Her expansive view of the transformative value of integrative philosophy and practice creates a key question. Are there any parts of the system where her integrative health and medicine division, with its health coaches and health-focused practices could not be valuable toward creating that culture of health?

Taking risks is core to Knutson’s play book. The administrative director for integrative health said she “tries to be aware of multiple dialogues – I invited myself into dialogues everywhere.”

Among these: work on a new information system; orienting the medical delivery organization toward population health; Medicare payment opportunities and penalties linked to hospital readmissions; and strategies to reduce staff burnout and attrition, including in the Hackensack Meridian relationship with Seton Hall Medical School.

“You step into things you haven’t been invited into,” says Knutson.  “There are so many places that they would never think to invite you in. They see integrative health as some kind of intervention. They never think that integrative health philosophy and practice can be of value. You might not know the answers, but you go in listening and believing you have something of what is needed.”

Another key pursuit in developing the tools for culture change is that she is continuously seeking simpatico people inside Hackensack-Meridian who can become allies and collaborators: “Every level of administration and services have informed folks who know how to move things. You need to find your key informants.” Then you see an opportunity, you have an idea and the personnel, and you leap.

“Intra-preneurialism” and cultural creatives

“I call what I do ‘intra-preneurialism’ – entrepreneurial work inside of a system. It’s challenging. Health care is so volatile. We had a merger. We have had key personnel changes. You have to move quickly to establish yourself and keep re-connecting so often that even if the personnel changes you are so present that they can’t get rid of you.”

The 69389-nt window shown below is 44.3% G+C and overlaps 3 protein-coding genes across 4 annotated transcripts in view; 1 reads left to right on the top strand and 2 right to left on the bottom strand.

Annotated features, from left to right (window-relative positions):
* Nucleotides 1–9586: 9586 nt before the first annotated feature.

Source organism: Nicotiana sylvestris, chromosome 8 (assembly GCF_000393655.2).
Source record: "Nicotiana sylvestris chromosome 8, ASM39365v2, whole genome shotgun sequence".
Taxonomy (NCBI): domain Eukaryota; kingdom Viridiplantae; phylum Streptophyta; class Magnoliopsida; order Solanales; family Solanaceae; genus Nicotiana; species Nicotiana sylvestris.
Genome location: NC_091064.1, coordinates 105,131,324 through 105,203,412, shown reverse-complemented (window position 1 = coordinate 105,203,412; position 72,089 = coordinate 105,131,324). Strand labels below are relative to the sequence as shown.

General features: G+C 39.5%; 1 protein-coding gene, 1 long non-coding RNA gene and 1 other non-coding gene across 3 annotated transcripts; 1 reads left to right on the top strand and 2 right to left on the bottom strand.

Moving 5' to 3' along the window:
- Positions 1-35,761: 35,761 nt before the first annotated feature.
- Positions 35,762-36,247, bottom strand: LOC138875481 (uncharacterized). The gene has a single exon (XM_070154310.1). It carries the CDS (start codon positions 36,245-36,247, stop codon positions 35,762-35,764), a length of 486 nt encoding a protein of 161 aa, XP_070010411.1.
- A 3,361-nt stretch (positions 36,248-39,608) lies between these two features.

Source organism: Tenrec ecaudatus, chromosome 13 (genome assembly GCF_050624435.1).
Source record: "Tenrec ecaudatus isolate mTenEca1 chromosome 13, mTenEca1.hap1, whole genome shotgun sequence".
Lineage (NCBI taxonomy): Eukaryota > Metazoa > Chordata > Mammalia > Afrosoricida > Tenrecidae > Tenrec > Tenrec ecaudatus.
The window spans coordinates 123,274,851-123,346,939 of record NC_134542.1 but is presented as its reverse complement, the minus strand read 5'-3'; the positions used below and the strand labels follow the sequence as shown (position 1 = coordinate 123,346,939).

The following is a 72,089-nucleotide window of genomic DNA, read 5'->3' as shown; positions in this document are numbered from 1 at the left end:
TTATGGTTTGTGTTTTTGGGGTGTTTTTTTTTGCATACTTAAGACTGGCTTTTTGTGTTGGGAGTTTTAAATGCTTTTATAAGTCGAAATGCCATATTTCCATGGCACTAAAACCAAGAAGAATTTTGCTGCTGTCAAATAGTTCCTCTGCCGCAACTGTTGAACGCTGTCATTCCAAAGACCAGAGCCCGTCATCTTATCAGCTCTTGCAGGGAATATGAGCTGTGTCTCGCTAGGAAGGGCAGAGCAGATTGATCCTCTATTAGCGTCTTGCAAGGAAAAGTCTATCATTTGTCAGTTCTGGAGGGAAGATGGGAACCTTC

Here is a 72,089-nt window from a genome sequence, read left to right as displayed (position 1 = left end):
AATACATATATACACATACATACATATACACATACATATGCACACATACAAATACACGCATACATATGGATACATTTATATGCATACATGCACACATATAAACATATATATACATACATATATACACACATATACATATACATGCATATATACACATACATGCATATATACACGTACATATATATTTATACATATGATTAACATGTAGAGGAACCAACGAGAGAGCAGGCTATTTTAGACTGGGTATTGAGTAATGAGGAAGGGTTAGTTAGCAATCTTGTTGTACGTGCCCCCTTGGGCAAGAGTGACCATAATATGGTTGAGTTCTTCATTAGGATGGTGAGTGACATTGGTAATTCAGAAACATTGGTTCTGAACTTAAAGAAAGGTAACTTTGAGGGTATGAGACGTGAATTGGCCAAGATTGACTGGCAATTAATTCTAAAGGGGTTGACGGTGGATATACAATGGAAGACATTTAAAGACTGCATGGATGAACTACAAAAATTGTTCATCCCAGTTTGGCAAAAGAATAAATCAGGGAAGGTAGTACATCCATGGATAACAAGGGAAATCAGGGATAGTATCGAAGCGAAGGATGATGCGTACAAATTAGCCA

Knutson says she has looked around the country for models from which she can learn, from colleagues. “There just aren’t that many. Most people are trying to figure how to accomodate inside the system as it is, or they are in boutique functional medicine programs, not taking insurance and limiting access for some of the people who need it the most. This work requires something else.”

Notably, among Knutson’s closest brainstorming partners are her fellow Duke Leadership in Integrative Medicine core faculty member Ben Kligler, MD, MPH, who guides integrative health services at the Veteran’s Administration. Another is former Arizona and Duke integrative medicine leader Tracy Gaudet, MD, the VA’s director of patient centered care and cultural transformation. Gaudet hired Kligler, the former vice chair for integrative medicine at NY Deaconess Hospital, into his VA job.

Knutson pauses: “We need to be cultural creatives. You need to learn to surf the system dynamics. Our formal education does not teach how to be astute negotiators and influencers, however without these skills true integration that leads to sustainable culture change, not just revenue enhancement, cannot occur.”

Ultimately, with all these balls in the air, awareness grew that Knutson’s division was creating value. The time came that “everyone begins to understand that what we bring can have some impact. They want more of you than you have to give. Then instead of focusing on getting into dialogues, you move in the other direction – keeping the excitement alive while staying focused on your priorities.”

Coming installments will explore these priorities – and into Knutson’s plans to achieve sustainability when the $10-million of philanthropic support runs low.